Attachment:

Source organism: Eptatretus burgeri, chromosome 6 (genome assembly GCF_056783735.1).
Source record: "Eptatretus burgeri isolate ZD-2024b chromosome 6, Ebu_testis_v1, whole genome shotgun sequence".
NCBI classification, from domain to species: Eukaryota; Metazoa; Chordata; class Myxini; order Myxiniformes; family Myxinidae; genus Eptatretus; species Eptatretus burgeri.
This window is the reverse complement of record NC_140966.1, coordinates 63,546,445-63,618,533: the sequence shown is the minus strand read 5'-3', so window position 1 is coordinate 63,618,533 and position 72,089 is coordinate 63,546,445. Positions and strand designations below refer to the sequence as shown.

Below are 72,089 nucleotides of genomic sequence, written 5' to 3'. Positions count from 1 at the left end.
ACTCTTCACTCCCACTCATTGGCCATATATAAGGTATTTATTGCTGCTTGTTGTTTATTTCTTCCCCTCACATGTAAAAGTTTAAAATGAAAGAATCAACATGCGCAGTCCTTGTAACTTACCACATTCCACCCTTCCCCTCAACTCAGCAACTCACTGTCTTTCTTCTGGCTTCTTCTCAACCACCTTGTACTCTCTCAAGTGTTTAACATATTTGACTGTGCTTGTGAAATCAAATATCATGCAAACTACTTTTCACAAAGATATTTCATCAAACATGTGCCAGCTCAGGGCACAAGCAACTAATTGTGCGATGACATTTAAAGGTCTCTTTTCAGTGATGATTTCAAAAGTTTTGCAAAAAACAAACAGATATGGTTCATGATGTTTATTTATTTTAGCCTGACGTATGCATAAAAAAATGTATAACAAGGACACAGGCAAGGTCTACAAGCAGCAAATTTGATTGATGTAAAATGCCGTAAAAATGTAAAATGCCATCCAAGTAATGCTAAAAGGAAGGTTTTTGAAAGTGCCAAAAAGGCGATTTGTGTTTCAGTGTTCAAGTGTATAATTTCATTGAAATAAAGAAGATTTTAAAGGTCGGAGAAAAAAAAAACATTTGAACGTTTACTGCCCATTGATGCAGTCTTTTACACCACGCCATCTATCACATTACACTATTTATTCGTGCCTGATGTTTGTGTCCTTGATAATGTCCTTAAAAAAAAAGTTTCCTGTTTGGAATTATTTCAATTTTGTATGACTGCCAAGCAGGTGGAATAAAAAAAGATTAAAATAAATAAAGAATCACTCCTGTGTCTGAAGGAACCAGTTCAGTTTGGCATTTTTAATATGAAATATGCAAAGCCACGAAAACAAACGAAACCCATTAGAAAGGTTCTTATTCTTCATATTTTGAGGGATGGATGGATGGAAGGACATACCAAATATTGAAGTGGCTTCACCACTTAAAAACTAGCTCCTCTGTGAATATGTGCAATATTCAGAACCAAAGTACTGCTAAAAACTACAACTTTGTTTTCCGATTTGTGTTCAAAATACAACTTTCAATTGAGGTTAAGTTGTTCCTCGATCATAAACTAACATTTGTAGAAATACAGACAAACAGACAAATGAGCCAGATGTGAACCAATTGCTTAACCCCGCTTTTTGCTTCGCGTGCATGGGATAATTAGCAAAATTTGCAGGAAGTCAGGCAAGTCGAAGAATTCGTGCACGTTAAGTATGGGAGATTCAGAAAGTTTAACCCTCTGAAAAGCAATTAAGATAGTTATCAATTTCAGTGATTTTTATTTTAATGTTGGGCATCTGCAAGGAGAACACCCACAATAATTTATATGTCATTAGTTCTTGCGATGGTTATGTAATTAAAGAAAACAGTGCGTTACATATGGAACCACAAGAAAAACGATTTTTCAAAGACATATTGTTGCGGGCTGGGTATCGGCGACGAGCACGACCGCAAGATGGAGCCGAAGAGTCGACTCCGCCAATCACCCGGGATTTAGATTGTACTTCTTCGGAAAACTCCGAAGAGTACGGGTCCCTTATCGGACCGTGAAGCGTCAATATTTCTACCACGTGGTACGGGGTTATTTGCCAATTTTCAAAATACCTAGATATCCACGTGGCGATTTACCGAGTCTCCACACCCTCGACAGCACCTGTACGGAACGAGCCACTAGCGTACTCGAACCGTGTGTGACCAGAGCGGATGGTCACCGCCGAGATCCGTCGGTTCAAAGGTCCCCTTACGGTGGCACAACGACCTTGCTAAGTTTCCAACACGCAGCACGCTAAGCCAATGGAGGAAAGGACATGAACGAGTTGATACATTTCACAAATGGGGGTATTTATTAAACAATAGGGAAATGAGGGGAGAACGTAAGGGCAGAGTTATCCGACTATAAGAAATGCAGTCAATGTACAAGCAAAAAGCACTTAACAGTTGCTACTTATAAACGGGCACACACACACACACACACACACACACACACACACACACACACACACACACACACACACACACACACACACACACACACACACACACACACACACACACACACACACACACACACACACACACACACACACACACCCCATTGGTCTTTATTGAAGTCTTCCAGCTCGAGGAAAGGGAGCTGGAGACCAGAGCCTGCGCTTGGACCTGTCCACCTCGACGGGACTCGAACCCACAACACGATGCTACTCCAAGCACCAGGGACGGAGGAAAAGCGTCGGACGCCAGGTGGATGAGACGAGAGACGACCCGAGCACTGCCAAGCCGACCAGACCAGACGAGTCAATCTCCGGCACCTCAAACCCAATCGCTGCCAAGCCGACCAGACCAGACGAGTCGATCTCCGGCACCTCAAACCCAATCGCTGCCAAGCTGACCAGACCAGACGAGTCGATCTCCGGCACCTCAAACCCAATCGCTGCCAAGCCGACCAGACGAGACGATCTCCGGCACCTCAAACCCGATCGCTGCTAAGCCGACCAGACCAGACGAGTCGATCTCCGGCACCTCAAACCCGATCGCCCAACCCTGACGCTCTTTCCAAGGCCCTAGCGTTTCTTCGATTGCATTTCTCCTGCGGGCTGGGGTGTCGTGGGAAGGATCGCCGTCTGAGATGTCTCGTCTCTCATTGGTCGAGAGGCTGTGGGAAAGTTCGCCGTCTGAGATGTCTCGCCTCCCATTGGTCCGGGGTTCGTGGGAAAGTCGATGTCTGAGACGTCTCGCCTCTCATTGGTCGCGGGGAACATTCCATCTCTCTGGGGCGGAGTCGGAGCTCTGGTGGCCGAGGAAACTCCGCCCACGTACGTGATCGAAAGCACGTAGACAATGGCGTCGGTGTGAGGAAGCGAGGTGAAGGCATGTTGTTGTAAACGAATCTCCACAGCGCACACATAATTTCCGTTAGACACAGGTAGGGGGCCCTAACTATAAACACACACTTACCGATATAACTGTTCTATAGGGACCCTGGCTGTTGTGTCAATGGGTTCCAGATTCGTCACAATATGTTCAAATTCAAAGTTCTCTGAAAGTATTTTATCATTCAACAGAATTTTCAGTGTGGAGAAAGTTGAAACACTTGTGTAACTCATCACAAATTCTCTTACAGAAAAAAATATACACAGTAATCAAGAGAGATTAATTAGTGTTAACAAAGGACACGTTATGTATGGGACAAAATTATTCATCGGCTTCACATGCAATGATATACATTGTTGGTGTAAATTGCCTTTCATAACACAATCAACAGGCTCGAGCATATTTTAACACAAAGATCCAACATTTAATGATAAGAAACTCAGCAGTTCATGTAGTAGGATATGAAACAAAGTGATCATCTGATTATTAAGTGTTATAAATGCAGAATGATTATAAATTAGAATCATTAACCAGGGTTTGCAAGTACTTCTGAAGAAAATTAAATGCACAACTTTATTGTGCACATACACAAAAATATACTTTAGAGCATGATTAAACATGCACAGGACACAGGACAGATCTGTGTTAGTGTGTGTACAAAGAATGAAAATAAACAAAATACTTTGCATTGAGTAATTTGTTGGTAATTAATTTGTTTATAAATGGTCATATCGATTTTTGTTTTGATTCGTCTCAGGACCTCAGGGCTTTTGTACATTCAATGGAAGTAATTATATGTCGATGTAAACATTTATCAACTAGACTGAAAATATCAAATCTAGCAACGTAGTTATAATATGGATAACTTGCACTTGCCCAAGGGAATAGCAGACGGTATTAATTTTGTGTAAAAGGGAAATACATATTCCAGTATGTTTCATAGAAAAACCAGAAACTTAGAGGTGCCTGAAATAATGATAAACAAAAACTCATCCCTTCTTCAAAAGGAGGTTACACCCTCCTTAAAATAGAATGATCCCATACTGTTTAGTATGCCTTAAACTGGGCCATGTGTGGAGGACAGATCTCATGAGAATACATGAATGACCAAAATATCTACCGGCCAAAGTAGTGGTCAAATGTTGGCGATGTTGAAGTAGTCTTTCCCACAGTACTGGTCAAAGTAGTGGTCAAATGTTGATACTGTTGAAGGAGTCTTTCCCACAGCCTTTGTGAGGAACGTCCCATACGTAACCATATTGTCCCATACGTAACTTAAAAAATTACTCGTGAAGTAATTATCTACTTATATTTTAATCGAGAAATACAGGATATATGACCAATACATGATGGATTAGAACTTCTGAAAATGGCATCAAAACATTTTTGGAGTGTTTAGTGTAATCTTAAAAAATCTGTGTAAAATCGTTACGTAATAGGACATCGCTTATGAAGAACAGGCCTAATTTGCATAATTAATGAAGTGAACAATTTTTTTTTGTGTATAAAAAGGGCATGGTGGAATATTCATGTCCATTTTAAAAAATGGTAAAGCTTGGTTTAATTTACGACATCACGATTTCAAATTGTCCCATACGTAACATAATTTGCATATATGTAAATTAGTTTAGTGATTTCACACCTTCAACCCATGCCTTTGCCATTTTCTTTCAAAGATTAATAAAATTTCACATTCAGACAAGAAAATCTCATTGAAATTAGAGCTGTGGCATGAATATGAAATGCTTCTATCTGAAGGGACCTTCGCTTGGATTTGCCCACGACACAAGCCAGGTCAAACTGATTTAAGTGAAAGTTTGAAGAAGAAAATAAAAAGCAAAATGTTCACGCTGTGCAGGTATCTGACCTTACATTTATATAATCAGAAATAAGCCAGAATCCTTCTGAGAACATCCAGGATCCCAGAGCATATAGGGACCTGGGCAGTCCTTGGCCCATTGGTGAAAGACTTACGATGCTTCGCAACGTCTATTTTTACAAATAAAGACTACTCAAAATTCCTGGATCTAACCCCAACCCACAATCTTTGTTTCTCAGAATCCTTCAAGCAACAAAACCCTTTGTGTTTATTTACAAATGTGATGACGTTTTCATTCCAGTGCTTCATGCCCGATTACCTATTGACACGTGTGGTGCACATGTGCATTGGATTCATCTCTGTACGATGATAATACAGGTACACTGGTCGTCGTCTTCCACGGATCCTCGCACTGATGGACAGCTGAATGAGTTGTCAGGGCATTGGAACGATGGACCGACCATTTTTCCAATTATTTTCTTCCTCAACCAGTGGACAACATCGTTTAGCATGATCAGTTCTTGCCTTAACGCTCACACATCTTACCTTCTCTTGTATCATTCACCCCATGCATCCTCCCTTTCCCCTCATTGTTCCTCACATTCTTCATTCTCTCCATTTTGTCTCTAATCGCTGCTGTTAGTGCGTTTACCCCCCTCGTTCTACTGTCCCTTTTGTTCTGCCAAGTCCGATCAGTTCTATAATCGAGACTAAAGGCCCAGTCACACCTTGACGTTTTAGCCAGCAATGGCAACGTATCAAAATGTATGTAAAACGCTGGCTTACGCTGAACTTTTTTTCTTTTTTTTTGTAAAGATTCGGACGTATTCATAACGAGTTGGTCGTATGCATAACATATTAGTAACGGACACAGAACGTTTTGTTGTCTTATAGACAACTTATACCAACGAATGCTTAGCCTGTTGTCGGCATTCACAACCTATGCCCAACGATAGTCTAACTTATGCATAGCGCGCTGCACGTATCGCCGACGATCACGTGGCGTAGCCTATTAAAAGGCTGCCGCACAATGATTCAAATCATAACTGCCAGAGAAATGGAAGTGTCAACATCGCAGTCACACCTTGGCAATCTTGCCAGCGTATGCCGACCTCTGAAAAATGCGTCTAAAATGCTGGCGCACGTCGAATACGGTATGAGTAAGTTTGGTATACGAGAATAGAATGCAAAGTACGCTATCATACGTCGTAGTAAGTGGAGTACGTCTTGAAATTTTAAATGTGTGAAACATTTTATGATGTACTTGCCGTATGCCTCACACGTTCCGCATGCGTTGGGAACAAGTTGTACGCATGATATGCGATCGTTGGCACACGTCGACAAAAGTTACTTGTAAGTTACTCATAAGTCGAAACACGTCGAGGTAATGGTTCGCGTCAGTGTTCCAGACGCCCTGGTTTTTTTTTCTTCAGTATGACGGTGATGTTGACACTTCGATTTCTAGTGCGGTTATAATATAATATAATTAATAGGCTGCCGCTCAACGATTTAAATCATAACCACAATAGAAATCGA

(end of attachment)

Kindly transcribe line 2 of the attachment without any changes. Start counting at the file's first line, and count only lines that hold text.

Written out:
Source record: "Eptatretus burgeri isolate ZD-2024b chromosome 6, Ebu_testis_v1, whole genome shotgun sequence".